DENVER – Supporters of both Congressman Mike Coffman and his Democratic challenger, Joe Miklosi, are increasing their spending on television ads this week, a signal of just how close the race for Colorado’s 6th Congressional District may be.
Coffman, who’s seeking his third term in Congress, is facing a serious challenge for the first time after Democrats were successful in re-drawing his district, which had been a safe Republican seat, into a toss-up by taking half of conservative Douglas County out and replacing it with more working-class Aurora.
Miklosi, despite incredibly low name recognition and a debut TV ad that’s been panned by political observers as one of the worst they’ve ever seen, may well be within striking distance, based on internal and external polling of the race.
The National Republican Congressional Committee has reserved an additional $270,000 in television advertising time for this week, the blog Colorado Peak Politics first reported Tuesday via Twitter.
The NRCC will continue running a spot showing an animated Joe Miklosi waving a Canadian flag.
Why? Because the ad alleges that Miklosi supported a “government run, Canadian-style healthcare system in Colorado.”
The Democratic Congressional Campaign Committee is going even bigger with a $600,000 ad buy for the next two weeks, FOX31 Denver has confirmed.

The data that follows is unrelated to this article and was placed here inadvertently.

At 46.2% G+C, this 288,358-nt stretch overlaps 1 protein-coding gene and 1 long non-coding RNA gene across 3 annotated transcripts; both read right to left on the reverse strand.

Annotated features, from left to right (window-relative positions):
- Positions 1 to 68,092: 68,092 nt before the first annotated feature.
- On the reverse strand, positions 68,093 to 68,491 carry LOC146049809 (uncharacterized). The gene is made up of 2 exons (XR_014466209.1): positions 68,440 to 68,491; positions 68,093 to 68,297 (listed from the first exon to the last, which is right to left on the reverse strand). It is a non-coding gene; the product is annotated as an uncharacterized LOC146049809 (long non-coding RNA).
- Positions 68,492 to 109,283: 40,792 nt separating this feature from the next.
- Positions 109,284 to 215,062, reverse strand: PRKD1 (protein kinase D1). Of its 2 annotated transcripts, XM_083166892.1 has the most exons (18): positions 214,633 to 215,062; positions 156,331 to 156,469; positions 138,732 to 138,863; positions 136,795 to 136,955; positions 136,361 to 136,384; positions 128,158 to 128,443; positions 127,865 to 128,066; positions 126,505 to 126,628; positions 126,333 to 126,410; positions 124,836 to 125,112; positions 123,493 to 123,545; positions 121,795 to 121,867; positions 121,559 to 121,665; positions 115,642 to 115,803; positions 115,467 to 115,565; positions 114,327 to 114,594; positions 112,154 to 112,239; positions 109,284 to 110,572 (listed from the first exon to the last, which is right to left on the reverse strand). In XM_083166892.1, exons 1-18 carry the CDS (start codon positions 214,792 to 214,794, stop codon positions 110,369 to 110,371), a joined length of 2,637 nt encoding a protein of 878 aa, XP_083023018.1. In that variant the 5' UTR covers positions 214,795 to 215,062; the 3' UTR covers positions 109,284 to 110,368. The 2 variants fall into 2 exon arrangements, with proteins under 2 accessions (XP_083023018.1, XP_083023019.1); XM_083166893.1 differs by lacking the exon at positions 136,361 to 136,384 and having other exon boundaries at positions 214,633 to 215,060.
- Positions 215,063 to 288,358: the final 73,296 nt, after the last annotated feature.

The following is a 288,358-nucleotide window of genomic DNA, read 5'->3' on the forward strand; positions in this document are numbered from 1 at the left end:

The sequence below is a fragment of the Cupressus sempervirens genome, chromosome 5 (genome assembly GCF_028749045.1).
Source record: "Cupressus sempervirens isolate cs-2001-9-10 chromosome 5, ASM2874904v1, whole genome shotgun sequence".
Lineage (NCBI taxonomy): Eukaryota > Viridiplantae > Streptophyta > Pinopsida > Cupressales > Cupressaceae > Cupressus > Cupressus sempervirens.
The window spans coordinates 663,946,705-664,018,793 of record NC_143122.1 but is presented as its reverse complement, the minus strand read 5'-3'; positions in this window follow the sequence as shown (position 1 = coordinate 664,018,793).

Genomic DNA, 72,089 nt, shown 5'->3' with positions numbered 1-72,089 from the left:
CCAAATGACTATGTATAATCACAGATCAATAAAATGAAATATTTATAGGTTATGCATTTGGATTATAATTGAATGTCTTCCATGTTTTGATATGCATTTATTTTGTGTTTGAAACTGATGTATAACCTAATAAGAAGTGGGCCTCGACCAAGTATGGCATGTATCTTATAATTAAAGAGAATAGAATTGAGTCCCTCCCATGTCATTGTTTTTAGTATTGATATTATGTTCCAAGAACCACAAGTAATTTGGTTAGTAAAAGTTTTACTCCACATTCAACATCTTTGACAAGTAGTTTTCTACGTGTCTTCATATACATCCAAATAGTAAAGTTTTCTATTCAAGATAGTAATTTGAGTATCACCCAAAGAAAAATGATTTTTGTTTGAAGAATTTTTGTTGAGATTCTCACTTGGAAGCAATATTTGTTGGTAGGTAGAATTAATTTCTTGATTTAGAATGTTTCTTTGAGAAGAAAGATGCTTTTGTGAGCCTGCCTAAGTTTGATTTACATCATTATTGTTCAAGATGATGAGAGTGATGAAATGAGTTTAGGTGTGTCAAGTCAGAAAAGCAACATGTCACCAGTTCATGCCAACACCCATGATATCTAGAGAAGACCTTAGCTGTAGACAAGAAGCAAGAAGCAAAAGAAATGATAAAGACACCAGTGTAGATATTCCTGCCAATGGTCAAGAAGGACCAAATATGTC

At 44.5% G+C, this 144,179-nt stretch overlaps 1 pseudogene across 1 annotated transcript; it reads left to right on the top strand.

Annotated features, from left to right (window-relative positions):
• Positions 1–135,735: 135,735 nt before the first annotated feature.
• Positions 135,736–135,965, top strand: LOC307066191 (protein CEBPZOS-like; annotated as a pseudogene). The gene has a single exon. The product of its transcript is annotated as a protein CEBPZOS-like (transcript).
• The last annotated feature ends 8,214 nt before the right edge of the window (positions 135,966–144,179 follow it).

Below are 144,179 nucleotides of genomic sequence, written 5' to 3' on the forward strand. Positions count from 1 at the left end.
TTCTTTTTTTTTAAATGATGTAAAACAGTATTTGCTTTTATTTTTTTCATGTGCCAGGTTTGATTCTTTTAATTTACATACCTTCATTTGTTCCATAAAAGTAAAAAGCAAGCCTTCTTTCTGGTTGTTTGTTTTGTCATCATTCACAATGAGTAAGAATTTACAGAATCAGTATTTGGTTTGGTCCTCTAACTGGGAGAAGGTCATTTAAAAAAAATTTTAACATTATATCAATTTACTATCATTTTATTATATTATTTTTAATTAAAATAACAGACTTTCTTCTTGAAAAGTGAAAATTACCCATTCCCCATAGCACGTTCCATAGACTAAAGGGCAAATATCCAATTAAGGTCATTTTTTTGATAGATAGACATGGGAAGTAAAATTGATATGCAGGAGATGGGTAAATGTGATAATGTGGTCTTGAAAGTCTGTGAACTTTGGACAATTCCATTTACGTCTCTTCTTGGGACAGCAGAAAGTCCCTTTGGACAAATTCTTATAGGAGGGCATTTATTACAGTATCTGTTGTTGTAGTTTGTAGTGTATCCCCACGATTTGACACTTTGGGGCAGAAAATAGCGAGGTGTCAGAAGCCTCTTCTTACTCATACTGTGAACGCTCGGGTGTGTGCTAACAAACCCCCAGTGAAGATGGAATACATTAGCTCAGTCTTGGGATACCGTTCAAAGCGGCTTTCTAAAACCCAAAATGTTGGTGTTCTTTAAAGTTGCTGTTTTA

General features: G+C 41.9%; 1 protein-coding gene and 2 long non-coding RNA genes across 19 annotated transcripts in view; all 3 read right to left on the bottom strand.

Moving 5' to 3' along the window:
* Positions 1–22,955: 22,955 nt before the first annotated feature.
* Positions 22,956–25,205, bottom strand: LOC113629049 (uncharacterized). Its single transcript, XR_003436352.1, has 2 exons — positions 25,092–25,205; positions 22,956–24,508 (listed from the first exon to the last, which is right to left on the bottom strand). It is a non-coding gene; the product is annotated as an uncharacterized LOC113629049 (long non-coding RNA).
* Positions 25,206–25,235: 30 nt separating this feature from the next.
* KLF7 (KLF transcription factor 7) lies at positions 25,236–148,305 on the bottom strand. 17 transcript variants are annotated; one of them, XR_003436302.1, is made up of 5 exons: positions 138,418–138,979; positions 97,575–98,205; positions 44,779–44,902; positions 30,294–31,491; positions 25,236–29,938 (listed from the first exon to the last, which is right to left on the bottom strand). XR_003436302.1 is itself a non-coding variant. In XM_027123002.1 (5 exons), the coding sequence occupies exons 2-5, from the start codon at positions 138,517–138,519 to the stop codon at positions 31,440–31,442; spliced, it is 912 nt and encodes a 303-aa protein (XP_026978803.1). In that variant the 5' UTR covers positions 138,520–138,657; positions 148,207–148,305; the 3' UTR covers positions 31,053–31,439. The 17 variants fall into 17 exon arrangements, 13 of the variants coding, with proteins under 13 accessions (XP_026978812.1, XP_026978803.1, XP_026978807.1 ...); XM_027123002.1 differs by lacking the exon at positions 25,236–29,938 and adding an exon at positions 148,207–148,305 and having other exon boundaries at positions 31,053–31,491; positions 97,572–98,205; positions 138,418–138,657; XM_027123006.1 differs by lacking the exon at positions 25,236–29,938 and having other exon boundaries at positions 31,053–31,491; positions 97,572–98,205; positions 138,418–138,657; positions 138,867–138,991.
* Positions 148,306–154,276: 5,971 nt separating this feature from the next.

For the first week, the DCCC is airing an ad called “Mike Coffman: Backwards”, which shows a clip of Coffman in his own ad slowly being played in rewind so Coffman is shown to be walking backwards as a narrator highlights his voting record on birth control and Medicare spending.
The DCCC may have a different ad on the air next week.
“To my thinking, there’s only one possible explanation for this bulking-up of ad expenditures on the part of both campaign committees,” political analyst Eric Sondermann told FOX31 Denver. “The race has grown to be a closer and much more competitive one in which Democrats increasingly perceive an opportunity and Republicans increasingly see a threat.”
Last week, Larry Sabato, a University of Virginia political scientist who prognosticates political races, moved the race for Colorado’s 6th C.D. from “leans Republican” to “toss-up” based solely on the district’s new demographic makeup.